The internationalization of business has added to the ranks—once the domain of diplomats, missionaries and the military—of a special caste: the international family. This includes families stationed for long periods in a single foreign country and those who relocate every so often to various points around the globe.
These families are producing a new breed of children—“Third Culture Kids”—who grow up outside their own (or at least their parents') native country. “Home”, as their parents call it, is a place thousands of miles away, which they may only see for two weeks out of the year. Naturally, a child who grows up in a single country, though it may be “foreign” to his or her parents, will usually think of that place as their real home. But tens of thousands of children around the world experience from Day One that “home” is a place they occupy for two or three years before going on to the next location.
This sort of upbringing is an extraordinary experience for a human being: to grow up as a true “person of the world”, familiar with a broad spectrum of languages and cultures, someone who is likely to be open-minded and knowledgeable about our planet and its people. Most international parents can be rightly proud to have given their children such a precious opportunity.
But as with so many good things in life, it comes with sacrifices. Many international children grow up feeling rootless. Add to this that most such children are raised in the rarefied atmosphere of expatriate societies, which are usually very affluent (compared to the surrounding society), elite (top businessmen and diplomats), and insular, socializing mostly among their own small, cliquish group. They attend international schools, enjoy the amenities at their parents' exclusive social and country clubs, take holidays abroad, and are given large weekly allowances.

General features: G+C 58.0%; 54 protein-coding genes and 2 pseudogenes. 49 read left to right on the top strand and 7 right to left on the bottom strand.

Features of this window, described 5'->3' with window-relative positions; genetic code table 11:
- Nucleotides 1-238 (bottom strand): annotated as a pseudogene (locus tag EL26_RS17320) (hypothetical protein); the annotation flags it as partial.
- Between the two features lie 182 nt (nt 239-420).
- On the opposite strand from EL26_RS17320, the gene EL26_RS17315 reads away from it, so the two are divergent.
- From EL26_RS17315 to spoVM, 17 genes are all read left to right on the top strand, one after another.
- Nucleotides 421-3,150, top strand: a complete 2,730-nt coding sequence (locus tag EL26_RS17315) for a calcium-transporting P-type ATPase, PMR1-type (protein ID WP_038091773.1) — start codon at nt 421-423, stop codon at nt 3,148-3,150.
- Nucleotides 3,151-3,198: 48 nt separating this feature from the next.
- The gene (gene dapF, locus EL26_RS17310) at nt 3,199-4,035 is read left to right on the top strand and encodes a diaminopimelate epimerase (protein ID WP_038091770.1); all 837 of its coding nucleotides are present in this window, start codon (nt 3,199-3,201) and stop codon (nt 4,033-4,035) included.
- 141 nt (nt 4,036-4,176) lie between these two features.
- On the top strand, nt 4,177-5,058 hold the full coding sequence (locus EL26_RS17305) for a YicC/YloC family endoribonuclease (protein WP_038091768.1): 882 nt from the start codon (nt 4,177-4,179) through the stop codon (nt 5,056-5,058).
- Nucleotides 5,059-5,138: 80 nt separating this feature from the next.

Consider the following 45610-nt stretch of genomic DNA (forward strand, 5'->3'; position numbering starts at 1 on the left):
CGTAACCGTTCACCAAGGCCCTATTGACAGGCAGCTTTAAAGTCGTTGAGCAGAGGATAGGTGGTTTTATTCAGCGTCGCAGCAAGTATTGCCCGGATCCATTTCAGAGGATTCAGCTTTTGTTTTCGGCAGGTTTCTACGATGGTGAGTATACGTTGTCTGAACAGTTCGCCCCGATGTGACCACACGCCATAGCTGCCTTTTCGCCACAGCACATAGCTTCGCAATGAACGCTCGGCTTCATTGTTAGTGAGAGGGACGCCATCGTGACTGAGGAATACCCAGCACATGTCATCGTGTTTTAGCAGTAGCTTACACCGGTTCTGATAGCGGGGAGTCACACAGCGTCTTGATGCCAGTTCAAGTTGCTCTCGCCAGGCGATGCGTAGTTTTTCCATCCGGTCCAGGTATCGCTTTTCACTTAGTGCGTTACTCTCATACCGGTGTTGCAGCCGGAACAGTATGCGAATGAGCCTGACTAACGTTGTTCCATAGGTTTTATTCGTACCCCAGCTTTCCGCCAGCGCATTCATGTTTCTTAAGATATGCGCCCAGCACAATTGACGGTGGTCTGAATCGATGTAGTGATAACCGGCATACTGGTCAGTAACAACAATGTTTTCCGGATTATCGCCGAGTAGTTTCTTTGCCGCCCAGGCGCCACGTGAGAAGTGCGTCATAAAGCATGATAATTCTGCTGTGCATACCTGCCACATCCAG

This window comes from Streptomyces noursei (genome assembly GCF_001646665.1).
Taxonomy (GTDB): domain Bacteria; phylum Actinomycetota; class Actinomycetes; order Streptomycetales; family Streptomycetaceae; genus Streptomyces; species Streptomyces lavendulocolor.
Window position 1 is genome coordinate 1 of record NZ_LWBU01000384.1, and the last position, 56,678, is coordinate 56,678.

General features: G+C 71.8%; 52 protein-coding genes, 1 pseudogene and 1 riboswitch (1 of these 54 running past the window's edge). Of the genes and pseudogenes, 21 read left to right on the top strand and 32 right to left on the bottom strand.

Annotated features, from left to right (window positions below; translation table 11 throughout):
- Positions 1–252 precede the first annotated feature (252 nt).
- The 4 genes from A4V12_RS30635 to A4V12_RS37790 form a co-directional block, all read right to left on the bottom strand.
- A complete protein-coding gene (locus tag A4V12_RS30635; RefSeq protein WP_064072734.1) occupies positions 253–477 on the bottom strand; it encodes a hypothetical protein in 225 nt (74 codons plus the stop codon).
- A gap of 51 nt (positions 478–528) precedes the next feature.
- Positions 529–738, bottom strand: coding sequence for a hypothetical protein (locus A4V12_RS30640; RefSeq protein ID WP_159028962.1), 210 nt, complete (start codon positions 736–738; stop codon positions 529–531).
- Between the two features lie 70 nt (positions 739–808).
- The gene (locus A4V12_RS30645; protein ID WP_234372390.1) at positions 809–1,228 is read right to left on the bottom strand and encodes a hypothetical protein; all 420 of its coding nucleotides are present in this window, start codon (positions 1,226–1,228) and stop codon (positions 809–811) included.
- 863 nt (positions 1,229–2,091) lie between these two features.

Thus, international children are usually raised in a country they're told is not their own, within a tiny subset of society comprised of people who are racially, linguistically and culturally different from the surrounding population.
Many complain later that they felt isolated and lonely as children, without long-term friends, and consider themselves to be socially awkward. As adults, they may feel unable to settle down in a single place. Often they feel like social outcasts back in the country their parents call “home”. Such people can grow up feeling they don't belong to anywhere.
“Sure, I can show off to friends that I'll have lived around the world before I turn twenty. But what do I get? Nothing. No friends, busy parents and no place I feel like home.”
Katy, age 14, relocated to Hong Kong with her family about six months ago. Her father's job requires them to move around. This is the third place they have lived in the last six years.
According to her mother, Katy has been depressed, anti-social and withdrawn for the past two months. During a recent family trip her parents tried to talk with Katy about her feelings, but found it difficult to get their daughter to open up to them. Therefore therapy was sought.
Katy apparently feels hostile towards her parents. She blames them for treating her like merchandise. “They send me here and pay to get me fixed. But they never have time for me or to hear what I have to say,” Katy chokes with tears.